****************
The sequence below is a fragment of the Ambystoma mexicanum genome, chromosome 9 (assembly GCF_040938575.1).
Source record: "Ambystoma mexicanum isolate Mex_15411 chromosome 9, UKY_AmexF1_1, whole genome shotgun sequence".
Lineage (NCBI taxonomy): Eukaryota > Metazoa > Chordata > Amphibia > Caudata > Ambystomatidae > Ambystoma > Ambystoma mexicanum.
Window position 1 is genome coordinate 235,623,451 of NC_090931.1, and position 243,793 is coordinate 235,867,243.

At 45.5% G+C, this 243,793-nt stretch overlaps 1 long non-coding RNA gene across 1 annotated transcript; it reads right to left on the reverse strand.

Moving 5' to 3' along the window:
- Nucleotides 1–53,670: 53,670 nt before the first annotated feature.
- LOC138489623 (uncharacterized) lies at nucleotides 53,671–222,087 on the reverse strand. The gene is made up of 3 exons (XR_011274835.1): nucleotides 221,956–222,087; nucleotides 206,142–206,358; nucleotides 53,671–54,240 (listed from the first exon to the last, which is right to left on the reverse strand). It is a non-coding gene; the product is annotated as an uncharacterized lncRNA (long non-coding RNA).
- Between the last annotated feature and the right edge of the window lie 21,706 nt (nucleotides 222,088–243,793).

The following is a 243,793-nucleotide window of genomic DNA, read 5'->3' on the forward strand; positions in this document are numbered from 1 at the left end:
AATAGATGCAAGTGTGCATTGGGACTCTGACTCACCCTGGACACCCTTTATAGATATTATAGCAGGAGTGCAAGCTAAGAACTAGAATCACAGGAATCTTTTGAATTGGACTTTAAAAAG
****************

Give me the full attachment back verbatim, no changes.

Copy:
The sequence below is a fragment of the Ambystoma mexicanum genome, chromosome 9 (assembly GCF_040938575.1).
Source record: "Ambystoma mexicanum isolate Mex_15411 chromosome 9, UKY_AmexF1_1, whole genome shotgun sequence".
Lineage (NCBI taxonomy): Eukaryota > Metazoa > Chordata > Amphibia > Caudata > Ambystomatidae > Ambystoma > Ambystoma mexicanum.
Window position 1 is genome coordinate 235,623,451 of NC_090931.1, and position 243,793 is coordinate 235,867,243.

At 45.5% G+C, this 243,793-nt stretch overlaps 1 long non-coding RNA gene across 1 annotated transcript; it reads right to left on the reverse strand.

Moving 5' to 3' along the window:
- Nucleotides 1–53,670: 53,670 nt before the first annotated feature.
- LOC138489623 (uncharacterized) lies at nucleotides 53,671–222,087 on the reverse strand. The gene is made up of 3 exons (XR_011274835.1): nucleotides 221,956–222,087; nucleotides 206,142–206,358; nucleotides 53,671–54,240 (listed from the first exon to the last, which is right to left on the reverse strand). It is a non-coding gene; the product is annotated as an uncharacterized lncRNA (long non-coding RNA).
- Between the last annotated feature and the right edge of the window lie 21,706 nt (nucleotides 222,088–243,793).

The following is a 243,793-nucleotide window of genomic DNA, read 5'->3' on the forward strand; positions in this document are numbered from 1 at the left end:
AATAGATGCAAGTGTGCATTGGGACTCTGACTCACCCTGGACACCCTTTATAGATATTATAGCAGGAGTGCAAGCTAAGAACTAGAATCACAGGAATCTTTTGAATTGGACTTTAAAAAG